Endangering the Welfare of a Child, New York Penal Law 260.10, is not only an embarrassing crime to face, but one that by its nature gets the attention of judges, prosecutors and child protection agencies such as Child Protective Services (CPS) and the Administration for Child Services (ACS). Domestic in nature when the child is your own or related to you, criminal courts and family courts can both get involved in the process where exposure on this misdemeanor is as great as one year in jail and other bodies can find that you were negligent with or maltreated the child. It is one thing for a neighbor or friend to question your parenting style or claim you are bad parent, but its another when a court finds you legally responsible or, better termed, irresponsible. With these concerns in mind, this blog entry will briefly assess PL 260.10(1) arrests involving Endangering the Welfare of a Child where the child in question is left “home alone.”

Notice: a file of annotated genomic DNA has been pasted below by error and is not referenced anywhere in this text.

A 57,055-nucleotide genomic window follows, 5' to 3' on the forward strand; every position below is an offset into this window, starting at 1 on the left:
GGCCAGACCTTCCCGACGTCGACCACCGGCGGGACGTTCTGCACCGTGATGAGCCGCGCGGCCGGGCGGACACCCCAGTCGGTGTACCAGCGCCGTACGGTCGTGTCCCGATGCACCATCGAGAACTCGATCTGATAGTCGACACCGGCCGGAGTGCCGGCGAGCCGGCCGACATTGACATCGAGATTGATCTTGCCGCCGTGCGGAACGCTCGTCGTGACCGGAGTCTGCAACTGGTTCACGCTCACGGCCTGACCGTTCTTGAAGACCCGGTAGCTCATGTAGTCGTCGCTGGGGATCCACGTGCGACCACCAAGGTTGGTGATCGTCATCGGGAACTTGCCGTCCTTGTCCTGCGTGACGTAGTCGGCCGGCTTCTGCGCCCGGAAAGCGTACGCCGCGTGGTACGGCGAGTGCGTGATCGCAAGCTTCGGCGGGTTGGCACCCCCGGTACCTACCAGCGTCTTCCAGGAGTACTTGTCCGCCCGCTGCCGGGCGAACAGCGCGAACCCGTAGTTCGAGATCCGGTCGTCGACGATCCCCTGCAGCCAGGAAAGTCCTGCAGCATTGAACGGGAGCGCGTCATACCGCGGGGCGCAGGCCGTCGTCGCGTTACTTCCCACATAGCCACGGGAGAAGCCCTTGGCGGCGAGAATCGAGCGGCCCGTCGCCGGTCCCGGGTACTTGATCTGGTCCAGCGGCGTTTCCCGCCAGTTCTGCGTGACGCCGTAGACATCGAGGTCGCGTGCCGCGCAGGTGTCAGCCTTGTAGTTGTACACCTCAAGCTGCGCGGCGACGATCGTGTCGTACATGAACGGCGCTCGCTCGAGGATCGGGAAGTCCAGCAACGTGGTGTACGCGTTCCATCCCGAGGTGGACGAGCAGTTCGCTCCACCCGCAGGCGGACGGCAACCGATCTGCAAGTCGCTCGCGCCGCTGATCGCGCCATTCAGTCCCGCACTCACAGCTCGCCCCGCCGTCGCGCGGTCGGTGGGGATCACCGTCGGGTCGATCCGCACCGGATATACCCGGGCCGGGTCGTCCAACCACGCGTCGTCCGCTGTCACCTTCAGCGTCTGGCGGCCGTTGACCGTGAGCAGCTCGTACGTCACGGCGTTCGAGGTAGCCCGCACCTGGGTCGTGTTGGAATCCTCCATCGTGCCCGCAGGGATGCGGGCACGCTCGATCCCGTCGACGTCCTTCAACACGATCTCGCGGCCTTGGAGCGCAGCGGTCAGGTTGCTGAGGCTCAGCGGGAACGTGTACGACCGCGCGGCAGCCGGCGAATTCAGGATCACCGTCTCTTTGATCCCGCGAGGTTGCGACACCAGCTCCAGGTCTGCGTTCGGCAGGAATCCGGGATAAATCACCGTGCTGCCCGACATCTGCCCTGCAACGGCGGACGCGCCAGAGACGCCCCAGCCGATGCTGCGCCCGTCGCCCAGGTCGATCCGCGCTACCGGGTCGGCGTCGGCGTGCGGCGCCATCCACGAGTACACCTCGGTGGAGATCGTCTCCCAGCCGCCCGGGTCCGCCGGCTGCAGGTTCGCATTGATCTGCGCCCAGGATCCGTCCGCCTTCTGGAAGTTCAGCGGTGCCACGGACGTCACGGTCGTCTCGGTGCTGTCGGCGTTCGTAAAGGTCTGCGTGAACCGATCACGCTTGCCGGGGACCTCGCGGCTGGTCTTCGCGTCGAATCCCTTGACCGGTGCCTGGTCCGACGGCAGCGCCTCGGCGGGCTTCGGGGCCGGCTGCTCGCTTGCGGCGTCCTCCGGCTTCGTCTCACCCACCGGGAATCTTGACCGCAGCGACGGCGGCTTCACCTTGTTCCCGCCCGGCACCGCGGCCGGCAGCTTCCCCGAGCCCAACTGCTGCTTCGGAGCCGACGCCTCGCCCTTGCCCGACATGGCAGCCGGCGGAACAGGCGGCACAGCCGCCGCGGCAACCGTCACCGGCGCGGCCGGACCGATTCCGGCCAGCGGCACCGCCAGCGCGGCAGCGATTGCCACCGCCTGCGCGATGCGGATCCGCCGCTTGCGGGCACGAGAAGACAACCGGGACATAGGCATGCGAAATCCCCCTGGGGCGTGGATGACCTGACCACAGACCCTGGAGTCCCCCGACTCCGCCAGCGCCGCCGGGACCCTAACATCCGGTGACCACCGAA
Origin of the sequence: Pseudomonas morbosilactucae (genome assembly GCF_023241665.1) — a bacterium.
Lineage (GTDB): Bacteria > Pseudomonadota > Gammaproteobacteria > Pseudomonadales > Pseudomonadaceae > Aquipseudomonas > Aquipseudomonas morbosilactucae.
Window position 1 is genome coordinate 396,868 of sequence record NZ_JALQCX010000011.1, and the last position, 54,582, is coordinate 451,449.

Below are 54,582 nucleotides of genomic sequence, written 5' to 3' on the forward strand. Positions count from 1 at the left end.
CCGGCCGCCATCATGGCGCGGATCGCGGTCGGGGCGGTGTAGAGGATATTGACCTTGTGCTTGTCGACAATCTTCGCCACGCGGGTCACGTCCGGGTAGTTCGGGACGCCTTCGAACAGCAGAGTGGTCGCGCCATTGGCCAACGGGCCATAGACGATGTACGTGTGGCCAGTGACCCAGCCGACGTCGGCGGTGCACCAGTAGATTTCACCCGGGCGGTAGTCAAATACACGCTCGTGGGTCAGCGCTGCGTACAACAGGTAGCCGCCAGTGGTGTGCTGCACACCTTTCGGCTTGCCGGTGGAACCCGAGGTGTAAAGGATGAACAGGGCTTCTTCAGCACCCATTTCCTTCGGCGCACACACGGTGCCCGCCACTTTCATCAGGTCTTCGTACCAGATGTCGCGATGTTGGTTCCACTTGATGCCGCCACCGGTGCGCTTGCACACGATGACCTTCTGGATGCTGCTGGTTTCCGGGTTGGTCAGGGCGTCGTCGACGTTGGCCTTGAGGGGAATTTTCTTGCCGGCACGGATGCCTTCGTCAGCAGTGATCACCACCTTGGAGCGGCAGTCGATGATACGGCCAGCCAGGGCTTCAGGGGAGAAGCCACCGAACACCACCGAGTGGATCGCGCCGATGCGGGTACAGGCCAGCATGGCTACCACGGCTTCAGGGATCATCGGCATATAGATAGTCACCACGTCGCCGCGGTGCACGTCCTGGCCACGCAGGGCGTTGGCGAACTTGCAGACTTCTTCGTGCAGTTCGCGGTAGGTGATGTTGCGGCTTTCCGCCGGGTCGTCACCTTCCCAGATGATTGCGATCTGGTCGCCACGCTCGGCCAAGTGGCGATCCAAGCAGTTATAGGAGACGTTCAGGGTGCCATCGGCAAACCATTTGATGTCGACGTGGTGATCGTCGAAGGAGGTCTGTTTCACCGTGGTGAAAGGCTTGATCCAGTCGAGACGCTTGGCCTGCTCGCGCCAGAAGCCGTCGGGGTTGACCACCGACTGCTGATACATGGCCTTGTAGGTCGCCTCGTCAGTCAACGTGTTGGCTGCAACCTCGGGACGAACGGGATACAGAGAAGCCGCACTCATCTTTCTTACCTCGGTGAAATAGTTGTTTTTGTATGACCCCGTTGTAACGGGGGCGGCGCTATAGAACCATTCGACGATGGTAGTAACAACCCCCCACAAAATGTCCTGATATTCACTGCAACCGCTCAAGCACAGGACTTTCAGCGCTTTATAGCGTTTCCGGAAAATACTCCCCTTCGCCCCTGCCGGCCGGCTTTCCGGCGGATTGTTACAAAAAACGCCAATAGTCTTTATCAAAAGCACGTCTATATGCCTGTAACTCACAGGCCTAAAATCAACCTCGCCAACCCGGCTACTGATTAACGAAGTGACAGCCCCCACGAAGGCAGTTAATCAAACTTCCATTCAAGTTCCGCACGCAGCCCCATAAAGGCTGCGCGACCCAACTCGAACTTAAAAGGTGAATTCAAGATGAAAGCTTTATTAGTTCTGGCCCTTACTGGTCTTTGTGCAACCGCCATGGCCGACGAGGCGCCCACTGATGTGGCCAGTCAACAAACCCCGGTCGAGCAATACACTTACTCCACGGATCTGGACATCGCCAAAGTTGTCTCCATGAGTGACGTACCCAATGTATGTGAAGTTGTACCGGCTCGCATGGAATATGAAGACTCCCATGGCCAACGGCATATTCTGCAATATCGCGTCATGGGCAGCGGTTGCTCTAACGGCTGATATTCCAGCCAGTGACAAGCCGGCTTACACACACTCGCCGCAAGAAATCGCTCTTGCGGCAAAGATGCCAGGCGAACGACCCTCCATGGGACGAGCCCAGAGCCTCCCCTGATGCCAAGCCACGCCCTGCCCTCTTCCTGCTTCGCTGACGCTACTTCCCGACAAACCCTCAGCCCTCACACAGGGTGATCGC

Its the same two nights every year throughout New York State. Mischief Night followed by the main event, Halloween. For preteens in costumes of all shapes and sizes, Halloween is about trick-or-treating and scarfing down way too much candy. For parents of little boys and girls, it is about dressing up their children for their own gratification and pleasure. For high schoolers, teenagers and college aged men and women, Mischief and Halloween nights are potentially a lot more than costumes and candy. In fact, throwing an egg at a car, spray painting a street sign, or knocking over that little yellow scooter that has always annoyed you because it managed to squeeze into the smallest parking spot on your crowded Manhattan or Brooklyn street can land you in jail facing a misdemeanor or felony crime.